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I think it's fine for everyone to be so positive, and Emory is undoubtedly a good program, but it's important that people realize something no one seems to be mentioning: at Grady, interns and residents spend a huge and frustrating portion of their time chasing down scans and waiting on hold to set up appointments. Whether this is due to understaffing, or employee apathy, is hard to say. Also, fully 25% of "patient care" is actually devoted to securing appropriate "placement" for homeless / very unfortunate people with only bad places to go home to. You have to know this going in. I can't believe you all aren't mentioning this. It's the number one, universally mentioned frustration among the house staff. It's not a reason not to come here, but what is the point of not talking honestly about the programs? What else is the point of this web site? We can get sugar coating from the official web sites. Good luck in whatever you choose, and you will surely get great training at Emory.
A typical day at UMC varies with the rotation with house medicine and ICU medicine having the longest hours and most demanding call schedules; however, the residents have a tremendous amount of autonomy, with the attending still incredibly involved in patient care. Medical students are given as many duties as is believed they can handle with M4s truly behaving as "acting interns." There is a tremendous camaraderie among the residents and faculty and ALWAYS a positive learning environment.
The faculty are extremely supportive and interactive, and if attending medical school here, already know your name before the end of your M4 year. There is a tremendous amount of teaching related to board examinations as well as practical patient care. Typically while on house medicine there are didactic sessions every morning just before attending rounds and noon conference with lunch provided nearly every day of the week.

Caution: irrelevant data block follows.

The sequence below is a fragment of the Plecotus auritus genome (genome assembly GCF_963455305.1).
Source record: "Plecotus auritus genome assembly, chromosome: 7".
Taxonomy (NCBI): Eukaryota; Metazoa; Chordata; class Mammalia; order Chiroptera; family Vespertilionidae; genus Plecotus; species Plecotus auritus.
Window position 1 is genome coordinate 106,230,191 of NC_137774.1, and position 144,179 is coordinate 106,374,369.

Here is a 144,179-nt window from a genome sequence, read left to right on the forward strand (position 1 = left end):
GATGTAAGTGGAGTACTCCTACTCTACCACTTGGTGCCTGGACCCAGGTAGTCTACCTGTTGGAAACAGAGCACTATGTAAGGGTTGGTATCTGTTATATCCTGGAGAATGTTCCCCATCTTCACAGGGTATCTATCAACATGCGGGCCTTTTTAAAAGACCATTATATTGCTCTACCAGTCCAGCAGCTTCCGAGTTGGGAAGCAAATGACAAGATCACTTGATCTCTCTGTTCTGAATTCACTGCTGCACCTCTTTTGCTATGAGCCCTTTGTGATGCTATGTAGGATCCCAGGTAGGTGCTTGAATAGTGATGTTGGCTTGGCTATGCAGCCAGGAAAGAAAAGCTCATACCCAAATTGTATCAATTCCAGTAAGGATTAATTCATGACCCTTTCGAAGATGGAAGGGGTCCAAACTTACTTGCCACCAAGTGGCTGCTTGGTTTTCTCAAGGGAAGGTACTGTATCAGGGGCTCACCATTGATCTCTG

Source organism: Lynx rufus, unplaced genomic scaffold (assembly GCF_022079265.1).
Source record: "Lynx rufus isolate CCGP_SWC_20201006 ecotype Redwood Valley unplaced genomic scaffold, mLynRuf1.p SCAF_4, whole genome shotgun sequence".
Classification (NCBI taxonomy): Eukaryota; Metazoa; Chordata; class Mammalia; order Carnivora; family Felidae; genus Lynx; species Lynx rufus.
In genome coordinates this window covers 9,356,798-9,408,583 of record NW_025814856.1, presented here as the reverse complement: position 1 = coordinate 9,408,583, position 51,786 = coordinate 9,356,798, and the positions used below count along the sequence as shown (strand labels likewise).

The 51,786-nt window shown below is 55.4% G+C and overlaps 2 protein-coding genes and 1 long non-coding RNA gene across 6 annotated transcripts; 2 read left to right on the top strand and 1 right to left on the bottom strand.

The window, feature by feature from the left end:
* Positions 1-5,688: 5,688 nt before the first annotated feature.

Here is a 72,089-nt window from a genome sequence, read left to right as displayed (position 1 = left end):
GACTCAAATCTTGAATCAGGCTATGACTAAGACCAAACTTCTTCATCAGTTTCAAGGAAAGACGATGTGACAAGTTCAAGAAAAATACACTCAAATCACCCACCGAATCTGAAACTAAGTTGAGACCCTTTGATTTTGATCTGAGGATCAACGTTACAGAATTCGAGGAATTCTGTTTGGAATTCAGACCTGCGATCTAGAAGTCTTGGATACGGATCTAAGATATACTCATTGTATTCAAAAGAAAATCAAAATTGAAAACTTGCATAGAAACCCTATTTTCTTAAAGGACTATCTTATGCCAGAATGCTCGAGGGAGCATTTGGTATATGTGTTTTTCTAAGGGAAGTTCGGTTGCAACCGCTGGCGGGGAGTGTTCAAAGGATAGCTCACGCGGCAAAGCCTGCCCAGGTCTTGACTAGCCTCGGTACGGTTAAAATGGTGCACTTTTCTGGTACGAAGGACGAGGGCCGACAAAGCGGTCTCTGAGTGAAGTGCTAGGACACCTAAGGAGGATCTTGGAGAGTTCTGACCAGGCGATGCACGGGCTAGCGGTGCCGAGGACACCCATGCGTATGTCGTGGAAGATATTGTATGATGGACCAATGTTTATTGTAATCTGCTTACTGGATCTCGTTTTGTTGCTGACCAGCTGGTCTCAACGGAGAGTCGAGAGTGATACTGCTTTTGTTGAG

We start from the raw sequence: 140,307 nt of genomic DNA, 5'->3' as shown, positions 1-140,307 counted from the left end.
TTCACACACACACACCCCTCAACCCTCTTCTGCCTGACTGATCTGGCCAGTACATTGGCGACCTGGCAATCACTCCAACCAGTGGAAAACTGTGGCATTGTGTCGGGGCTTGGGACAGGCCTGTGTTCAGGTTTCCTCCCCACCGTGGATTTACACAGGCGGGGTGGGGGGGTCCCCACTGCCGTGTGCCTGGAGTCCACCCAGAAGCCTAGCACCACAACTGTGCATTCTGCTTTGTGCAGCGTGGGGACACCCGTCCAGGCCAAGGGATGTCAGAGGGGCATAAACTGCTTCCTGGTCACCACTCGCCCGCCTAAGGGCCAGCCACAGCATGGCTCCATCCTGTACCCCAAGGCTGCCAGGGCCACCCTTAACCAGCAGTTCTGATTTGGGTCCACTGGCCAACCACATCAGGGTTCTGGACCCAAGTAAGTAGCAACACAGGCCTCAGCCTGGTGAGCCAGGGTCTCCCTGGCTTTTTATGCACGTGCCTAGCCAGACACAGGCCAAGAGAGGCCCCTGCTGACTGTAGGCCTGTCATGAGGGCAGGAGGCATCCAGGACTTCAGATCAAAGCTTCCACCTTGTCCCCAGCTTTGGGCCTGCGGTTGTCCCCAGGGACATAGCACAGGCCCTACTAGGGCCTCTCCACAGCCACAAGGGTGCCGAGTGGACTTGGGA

Again, there is a tremendous camaraderie among the residents. As a matter-of-fact it is extremely common that if a resident gets sick or has a family emergency, another resident on a less busy service volunteers to cover; many times the covering resident will appear before the team even is aware of the problem. There is definitely time for a life here if you have family or are married; unfortunately, the single scene is almost zero for single females but quite large for single males.
In conclusion this program cannot be beat. The only drawbacks are the small singles social scene. You will not get better experience than you get here, nor will you find a more diverse patient population. You are ready to practice medicine here long before the completion of you residency.
I did an elective at the MICU at Grady Memorial Hospital. The typical day starts at 7 am when the interns arrive to see their patients and write their progress notes. At 9 am the attending comes, and the rounds start. The interns present the new patients in detail and some new events about the other patients. During each month there are approximately 4 teams made by 1 PGY3 resident and 2 interns each. There is also a fellow in Pulmonary critical care who leads the 4 teams. After the rounds the 4 teams, the fellow and the attending go downstairs to see patients'new x-rays. This usually finishes near 11 am. After that the on call team begin his work and the other teams finishes their work. At noon the teams that are not on call usually attend to the noon conference where lunch is served. There usually us a review of a topic in critical care assigned previously to one of the interns by the fellow at 2:00 pm. The sign-out round usually occurs at 4:00 pm, and all the teams leave except the on-call team.
Generally, one can see the teaching during the attending rounds. The attending use that opportunity to ask and explain some doubts about individual critical patient care. The other great opportunity to learn is during calls, when you and the resident are directly responsable of the patient care. Finally, there is also good teaching during the noon conferences where well known faculty from Emory and other good places such as Harvard, Yale, etc give lectures (some of them are about Evidence-based medicine hot topics).
The environment is awesome. I felt like at home. The other interns and residents are your family and they are eager to help you everytime you need it. The program directors are also very friendly and they know each intern and resident personally. When someone made a mistake, the whole team assume the responsibility about the mistake. There is also some outdoor activities to increase this feeling like the fall retreat or the spring fling.